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Ramah Gray Hooser Day

Days Gone By...
107-year-old Woman Wants 
"to Live Long and Die Young"

By John Fooks
Texarkana Gazette, Saturday, August 7, 2004

Thomas J. May of Missouri City, Texas, drives up to help his mother celebrate her birthday on August 6 of every year. A resident of the Clarksville Nursing Center in Clarksville, Texas, Ramah Gray Hooser May turned 107 on Friday.

CLARKSVILLE, TEXAS

Emma Williams Hooser stood in the kitchen of her farm home in the Whiterock community eight miles northeast of here and wept for the children. The mother of 10 children herself, she like many Americans was stunned, overcome with grief as reports of the sinking of the HMS Titanic on April 15, 1912, began to filter in through radio and newspapers across the nation.

Although exact numbers will never be known, approximately 1,500 people went down with the largest and most luxurious ship ever built, considered unsinkable until it sank. Of the approximately 2,200 registered passengers, 119 were children. The British Parliamentary Papers of 1912 estimated that 52 of the 119 children went down with the ship. All 52 were third-class passengers.

The thought of so many children dying so tragically was just too much for Emma May, and she cried for them, recalled her oldest child.

"My mother was a wonderful, caring person and I remember that scene as clearly today as anything I can remember," recalled Ramah Gray Hooser May this past Thursday at the Clarksville Nursing Center in Clarksville.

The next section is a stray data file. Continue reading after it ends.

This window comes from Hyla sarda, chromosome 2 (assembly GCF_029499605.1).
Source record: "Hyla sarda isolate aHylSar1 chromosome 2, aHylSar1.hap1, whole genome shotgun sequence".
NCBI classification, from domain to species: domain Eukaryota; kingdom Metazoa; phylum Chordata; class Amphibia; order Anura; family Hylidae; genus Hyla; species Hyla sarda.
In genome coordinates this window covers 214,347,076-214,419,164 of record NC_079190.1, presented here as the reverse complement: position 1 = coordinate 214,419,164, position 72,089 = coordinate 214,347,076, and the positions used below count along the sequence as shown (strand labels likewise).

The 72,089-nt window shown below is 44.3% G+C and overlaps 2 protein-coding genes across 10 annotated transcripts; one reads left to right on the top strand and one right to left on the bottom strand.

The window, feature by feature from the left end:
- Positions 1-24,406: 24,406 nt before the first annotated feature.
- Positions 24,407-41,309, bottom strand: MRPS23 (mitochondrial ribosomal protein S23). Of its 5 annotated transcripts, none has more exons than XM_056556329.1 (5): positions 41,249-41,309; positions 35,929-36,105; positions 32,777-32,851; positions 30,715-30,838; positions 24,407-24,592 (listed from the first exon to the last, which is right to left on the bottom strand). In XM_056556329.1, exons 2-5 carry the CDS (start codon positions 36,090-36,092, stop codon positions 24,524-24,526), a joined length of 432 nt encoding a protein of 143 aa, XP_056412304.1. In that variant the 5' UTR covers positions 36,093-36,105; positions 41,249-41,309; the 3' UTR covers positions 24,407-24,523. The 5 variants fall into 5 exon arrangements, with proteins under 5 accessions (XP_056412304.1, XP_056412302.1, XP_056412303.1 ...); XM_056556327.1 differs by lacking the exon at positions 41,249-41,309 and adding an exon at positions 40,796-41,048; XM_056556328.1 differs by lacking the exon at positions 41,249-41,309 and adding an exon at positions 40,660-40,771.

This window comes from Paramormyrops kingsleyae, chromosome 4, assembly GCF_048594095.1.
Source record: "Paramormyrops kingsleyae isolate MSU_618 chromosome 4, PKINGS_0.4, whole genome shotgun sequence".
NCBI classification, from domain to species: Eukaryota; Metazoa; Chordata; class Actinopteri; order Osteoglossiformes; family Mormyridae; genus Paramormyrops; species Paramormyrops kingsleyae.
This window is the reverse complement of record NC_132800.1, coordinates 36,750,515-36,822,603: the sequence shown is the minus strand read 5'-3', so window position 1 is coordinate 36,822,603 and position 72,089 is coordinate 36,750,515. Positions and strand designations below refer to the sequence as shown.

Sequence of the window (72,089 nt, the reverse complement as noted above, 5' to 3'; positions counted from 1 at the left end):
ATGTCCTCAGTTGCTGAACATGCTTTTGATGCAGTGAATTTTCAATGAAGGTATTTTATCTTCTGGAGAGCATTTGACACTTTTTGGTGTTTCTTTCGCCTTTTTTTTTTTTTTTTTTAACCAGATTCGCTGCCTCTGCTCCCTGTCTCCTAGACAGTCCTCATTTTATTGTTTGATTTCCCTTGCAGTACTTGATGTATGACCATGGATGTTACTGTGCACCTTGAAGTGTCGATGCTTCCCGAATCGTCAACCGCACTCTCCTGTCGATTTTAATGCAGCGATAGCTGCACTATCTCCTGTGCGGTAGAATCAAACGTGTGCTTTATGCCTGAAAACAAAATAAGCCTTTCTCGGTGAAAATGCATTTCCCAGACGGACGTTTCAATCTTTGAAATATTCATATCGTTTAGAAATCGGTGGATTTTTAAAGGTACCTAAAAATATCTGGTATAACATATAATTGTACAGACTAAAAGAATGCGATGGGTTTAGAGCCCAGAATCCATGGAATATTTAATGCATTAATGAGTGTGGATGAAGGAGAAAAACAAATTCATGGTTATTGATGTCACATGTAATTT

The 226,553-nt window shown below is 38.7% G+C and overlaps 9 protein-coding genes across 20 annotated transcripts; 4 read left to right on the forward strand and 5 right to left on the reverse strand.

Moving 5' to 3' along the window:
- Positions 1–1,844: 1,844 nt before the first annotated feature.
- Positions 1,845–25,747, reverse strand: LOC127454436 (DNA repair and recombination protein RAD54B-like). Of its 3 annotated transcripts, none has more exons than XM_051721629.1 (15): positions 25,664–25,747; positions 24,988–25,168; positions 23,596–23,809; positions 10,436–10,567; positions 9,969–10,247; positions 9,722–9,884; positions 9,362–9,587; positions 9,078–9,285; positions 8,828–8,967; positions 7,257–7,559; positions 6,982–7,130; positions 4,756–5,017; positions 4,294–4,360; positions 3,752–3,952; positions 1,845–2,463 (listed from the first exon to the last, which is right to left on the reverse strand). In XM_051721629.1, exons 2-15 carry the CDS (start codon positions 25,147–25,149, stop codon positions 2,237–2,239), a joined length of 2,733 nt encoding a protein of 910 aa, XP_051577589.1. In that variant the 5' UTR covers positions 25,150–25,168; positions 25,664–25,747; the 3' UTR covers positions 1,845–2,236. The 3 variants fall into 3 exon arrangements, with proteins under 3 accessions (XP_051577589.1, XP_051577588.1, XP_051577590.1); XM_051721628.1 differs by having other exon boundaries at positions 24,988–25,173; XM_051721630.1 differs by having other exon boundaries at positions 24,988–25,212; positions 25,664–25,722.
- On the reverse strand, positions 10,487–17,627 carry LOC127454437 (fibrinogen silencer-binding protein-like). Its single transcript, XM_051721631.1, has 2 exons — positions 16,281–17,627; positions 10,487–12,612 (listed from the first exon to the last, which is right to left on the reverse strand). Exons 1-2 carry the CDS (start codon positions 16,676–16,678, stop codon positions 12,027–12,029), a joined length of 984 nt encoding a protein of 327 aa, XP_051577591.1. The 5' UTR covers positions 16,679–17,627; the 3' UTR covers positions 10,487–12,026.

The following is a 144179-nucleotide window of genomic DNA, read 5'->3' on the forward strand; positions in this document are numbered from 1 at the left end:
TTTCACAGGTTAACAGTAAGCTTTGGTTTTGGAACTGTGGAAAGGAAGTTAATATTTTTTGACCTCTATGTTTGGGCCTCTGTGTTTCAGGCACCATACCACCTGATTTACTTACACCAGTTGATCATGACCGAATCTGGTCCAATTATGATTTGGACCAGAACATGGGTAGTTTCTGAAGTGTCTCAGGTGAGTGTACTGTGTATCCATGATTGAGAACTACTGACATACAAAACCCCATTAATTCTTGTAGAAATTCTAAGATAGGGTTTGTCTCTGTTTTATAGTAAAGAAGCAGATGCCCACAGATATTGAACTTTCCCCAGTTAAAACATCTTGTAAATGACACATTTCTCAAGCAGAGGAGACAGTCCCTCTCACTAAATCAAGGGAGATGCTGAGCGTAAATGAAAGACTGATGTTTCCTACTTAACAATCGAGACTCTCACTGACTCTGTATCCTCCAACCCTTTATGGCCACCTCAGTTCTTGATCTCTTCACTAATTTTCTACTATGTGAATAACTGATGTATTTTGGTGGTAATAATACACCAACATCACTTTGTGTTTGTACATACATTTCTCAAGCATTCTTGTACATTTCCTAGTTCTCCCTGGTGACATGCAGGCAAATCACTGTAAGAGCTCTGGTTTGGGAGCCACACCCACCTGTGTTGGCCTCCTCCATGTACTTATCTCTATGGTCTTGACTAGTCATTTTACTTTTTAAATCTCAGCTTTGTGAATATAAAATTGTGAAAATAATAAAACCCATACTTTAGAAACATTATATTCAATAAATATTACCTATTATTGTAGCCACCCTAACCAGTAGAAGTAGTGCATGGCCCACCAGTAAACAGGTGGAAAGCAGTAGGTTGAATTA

The last surviving and oldest of 10 siblings, Ramah May has probably more-and certainly earlier-memories than anybody in Red River County, perhaps in the state of Texas.

Born on Aug. 6, 1897, she was just shy of 15 years of age when the Titanic went down.

"I want to live a long time and die young," said the feisty 107-year-old. "One reason I've lived so long is because I drink at least one Dr Pepper every day and I love buttermilk, cornbread and fried chicken."

Nursing Center Activity Director Fawna Boggs said just before May's 106th birthday last year, she sent a photograph of her drinking a Dr Pepper to the Dr Pepper headquarters in Dallas.

The company in turn sent May a box of Dr Pepper memorabilia and a certificate stating that she had been inducted into the Dr Pepper Hall of Fame in Fort Worth, Texas.

Another memory that few local residents would still have is of one of the first-if not the first-automobiles that rolled into Clarksville. There were no paved streets or roads in those years, and the "black, loud, ugly beast" came chugging and clanking down the muddy main street into Clarksville as bystanders stood and stared in awe.